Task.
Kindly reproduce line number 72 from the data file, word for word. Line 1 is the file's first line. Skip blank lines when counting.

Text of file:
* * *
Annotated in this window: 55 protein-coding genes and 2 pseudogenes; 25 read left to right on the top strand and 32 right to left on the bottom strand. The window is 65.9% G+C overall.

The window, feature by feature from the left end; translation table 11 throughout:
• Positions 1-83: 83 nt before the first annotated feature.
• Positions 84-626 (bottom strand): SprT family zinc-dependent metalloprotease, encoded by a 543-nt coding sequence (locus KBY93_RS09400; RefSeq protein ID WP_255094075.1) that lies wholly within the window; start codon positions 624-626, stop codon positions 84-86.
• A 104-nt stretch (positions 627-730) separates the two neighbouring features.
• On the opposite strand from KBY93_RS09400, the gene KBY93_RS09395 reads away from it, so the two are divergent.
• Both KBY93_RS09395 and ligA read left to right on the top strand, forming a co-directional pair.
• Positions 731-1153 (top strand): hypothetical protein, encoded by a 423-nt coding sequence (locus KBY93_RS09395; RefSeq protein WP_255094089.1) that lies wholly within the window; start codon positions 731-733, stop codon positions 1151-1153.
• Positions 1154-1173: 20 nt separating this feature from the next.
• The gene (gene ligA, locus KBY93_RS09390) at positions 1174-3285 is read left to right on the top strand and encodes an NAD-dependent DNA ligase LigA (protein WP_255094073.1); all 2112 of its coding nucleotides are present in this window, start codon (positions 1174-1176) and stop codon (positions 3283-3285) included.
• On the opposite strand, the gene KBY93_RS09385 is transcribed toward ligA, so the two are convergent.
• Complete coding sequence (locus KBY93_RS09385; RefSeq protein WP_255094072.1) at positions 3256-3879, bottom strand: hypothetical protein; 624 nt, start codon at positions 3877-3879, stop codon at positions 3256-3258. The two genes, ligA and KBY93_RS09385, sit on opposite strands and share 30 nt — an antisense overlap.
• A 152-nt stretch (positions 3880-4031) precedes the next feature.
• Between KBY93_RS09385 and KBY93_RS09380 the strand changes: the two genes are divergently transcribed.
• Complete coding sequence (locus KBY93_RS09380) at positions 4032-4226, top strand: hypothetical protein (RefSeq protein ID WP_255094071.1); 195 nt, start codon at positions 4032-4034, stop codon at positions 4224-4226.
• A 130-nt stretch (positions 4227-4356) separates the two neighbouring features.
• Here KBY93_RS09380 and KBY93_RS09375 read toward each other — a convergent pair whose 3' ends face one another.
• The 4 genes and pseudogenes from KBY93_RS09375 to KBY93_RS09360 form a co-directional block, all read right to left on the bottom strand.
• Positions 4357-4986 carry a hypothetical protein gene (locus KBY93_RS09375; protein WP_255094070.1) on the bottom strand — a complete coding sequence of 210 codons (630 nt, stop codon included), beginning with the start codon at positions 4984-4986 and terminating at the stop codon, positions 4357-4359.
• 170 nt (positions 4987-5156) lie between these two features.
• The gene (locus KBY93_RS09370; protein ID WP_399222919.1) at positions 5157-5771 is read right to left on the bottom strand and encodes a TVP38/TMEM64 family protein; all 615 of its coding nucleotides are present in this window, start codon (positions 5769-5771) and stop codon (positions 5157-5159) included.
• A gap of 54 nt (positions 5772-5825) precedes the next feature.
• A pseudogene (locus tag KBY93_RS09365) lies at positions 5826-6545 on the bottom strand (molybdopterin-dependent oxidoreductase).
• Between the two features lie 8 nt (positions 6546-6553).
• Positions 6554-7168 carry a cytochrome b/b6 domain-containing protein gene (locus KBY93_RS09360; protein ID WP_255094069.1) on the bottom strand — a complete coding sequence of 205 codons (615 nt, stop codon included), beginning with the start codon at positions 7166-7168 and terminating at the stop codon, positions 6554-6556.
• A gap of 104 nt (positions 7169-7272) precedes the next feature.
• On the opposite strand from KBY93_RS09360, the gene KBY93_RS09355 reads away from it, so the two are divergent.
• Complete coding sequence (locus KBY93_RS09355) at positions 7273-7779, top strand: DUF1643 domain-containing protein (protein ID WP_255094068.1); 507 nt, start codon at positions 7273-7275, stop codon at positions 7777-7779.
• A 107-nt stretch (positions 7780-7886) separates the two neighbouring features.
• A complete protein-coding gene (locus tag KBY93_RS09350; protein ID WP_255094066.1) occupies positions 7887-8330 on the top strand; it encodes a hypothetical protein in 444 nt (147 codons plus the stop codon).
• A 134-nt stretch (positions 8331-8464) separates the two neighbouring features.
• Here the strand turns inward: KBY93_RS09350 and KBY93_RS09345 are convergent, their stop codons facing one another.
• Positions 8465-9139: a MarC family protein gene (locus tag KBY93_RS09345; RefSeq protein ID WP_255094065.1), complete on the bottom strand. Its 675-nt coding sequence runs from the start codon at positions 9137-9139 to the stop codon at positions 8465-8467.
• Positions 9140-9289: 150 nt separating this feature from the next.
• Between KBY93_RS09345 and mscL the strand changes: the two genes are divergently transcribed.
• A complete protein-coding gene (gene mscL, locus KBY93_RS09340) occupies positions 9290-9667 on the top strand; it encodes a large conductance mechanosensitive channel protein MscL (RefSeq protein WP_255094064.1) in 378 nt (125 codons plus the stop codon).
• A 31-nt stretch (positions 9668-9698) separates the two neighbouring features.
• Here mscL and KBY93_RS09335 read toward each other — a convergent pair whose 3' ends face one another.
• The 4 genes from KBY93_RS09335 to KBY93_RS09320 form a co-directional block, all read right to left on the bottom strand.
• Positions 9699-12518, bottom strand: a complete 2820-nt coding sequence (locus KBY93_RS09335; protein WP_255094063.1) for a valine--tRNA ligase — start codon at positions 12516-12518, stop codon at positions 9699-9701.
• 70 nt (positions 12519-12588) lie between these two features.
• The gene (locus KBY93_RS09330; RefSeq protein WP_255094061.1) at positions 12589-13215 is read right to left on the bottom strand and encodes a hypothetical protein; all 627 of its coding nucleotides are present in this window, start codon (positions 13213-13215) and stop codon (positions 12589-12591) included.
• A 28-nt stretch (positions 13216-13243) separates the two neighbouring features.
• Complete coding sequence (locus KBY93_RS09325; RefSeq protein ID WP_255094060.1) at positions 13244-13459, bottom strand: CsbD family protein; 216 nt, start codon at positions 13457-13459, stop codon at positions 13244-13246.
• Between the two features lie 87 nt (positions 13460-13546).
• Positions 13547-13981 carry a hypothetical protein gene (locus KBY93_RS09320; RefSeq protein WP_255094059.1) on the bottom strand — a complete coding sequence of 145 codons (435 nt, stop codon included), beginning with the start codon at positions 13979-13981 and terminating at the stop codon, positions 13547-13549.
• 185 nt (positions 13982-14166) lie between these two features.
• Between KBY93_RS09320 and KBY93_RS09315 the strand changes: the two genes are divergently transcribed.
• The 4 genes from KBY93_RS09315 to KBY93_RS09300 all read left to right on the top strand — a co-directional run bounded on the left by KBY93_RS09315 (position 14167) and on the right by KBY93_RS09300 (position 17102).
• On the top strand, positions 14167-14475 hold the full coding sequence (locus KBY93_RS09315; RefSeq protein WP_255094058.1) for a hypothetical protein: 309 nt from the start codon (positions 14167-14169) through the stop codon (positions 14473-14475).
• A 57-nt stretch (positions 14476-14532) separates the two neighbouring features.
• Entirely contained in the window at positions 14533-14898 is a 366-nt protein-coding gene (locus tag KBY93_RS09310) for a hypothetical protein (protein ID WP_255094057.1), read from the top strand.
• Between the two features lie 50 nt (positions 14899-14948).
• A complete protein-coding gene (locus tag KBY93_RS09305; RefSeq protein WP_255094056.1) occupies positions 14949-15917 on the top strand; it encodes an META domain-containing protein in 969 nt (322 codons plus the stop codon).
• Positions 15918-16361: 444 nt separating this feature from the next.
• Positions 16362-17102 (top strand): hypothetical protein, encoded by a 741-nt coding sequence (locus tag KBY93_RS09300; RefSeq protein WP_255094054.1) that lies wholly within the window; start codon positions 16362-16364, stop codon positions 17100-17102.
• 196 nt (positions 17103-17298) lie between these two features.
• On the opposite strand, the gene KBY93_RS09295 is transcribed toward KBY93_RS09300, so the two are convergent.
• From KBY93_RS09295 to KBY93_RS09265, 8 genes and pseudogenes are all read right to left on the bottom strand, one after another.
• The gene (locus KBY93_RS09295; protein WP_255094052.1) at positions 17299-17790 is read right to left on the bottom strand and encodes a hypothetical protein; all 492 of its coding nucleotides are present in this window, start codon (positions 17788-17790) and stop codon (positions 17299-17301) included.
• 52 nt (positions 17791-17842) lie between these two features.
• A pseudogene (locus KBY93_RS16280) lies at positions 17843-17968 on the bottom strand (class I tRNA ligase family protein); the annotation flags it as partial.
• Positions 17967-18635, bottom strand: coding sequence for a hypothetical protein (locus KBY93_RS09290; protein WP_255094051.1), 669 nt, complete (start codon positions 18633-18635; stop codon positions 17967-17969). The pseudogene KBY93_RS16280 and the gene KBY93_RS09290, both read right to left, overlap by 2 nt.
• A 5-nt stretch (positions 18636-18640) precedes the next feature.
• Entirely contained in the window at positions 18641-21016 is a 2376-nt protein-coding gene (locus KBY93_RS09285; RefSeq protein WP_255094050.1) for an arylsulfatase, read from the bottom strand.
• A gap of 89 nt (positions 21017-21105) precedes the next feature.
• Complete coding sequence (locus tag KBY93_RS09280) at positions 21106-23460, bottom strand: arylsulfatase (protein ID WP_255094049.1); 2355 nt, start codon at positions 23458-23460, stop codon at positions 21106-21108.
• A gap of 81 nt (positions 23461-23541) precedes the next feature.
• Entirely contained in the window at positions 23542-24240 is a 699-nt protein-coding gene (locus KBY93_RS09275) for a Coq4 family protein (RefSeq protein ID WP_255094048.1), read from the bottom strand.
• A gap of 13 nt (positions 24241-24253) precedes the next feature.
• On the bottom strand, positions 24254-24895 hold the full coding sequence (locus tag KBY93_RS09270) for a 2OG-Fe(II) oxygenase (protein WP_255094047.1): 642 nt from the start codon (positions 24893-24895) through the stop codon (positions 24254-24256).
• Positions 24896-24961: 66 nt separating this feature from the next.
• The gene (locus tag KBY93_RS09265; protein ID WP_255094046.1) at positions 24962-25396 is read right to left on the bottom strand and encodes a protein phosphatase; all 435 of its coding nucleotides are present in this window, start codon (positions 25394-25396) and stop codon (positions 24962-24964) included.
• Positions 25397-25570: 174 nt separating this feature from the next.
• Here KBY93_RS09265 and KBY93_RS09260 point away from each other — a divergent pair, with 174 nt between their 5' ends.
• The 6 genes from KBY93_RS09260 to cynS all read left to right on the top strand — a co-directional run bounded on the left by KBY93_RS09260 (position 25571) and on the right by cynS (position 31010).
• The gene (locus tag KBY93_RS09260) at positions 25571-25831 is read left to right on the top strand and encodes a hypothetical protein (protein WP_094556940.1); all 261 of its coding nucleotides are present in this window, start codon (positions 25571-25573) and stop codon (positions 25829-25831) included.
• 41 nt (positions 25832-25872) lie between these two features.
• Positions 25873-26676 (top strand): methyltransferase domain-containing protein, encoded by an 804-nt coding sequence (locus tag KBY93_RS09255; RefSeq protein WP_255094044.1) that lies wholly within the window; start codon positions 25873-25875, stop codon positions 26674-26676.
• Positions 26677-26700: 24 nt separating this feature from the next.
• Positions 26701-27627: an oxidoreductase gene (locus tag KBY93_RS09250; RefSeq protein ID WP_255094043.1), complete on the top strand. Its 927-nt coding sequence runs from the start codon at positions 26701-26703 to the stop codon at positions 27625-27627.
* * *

• Positions 24896-24961: 66 nt separating this feature from the next.